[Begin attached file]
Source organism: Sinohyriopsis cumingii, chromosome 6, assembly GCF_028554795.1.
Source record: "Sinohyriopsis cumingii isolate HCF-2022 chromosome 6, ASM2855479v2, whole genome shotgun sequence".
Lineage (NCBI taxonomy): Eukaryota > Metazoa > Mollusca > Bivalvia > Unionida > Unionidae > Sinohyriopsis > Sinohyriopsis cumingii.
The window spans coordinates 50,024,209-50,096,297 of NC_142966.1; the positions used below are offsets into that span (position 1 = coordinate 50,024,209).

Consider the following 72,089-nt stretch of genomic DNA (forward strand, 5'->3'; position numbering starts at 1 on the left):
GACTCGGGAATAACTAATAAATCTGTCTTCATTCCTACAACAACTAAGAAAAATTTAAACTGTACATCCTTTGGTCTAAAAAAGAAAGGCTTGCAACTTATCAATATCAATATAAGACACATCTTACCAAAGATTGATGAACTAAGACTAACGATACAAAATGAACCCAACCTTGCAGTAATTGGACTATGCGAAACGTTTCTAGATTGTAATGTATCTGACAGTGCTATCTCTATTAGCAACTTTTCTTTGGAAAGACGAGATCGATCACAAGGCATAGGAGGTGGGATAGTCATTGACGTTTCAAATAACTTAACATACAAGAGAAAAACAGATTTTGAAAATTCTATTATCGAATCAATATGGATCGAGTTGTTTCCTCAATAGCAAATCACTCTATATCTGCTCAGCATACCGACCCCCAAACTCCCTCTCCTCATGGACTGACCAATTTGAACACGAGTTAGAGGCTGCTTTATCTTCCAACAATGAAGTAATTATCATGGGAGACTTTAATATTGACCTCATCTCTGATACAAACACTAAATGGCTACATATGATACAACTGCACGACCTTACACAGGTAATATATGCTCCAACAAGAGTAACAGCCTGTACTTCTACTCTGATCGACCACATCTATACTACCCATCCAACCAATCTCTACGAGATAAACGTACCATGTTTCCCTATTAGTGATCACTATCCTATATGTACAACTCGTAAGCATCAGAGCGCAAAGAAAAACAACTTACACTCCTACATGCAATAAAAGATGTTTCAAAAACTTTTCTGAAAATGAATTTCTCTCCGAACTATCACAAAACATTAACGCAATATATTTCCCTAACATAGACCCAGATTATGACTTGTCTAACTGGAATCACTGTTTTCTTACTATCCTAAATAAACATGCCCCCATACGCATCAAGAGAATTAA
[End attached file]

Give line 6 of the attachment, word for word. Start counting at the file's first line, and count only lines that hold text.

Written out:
GACTCGGGAATAACTAATAAATCTGTCTTCATTCCTACAACAACTAAGAAAAATTTAAACTGTACATCCTTTGGTCTAAAAAAGAAAGGCTTGCAACTTATCAATATCAATATAAGACACATCTTACCAAAGATTGATGAACTAAGACTAACGATACAAAATGAACCCAACCTTGCAGTAATTGGACTATGCGAAACGTTTCTAGATTGTAATGTATCTGACAGTGCTATCTCTATTAGCAACTTTTCTTTGGAAAGACGAGATCGATCACAAGGCATAGGAGGTGGGATAGTCATTGACGTTTCAAATAACTTAACATACAAGAGAAAAACAGATTTTGAAAATTCTATTATCGAATCAATATGGATCGAGTTGTTTCCTCAATAGCAAATCACTCTATATCTGCTCAGCATACCGACCCCCAAACTCCCTCTCCTCATGGACTGACCAATTTGAACACGAGTTAGAGGCTGCTTTATCTTCCAACAATGAAGTAATTATCATGGGAGACTTTAATATTGACCTCATCTCTGATACAAACACTAAATGGCTACATATGATACAACTGCACGACCTTACACAGGTAATATATGCTCCAACAAGAGTAACAGCCTGTACTTCTACTCTGATCGACCACATCTATACTACCCATCCAACCAATCTCTACGAGATAAACGTACCATGTTTCCCTATTAGTGATCACTATCCTATATGTACAACTCGTAAGCATCAGAGCGCAAAGAAAAACAACTTACACTCCTACATGCAATAAAAGATGTTTCAAAAACTTTTCTGAAAATGAATTTCTCTCCGAACTATCACAAAACATTAACGCAATATATTTCCCTAACATAGACCCAGATTATGACTTGTCTAACTGGAATCACTGTTTTCTTACTATCCTAAATAAACATGCCCCCATACGCATCAAGAGAATTAA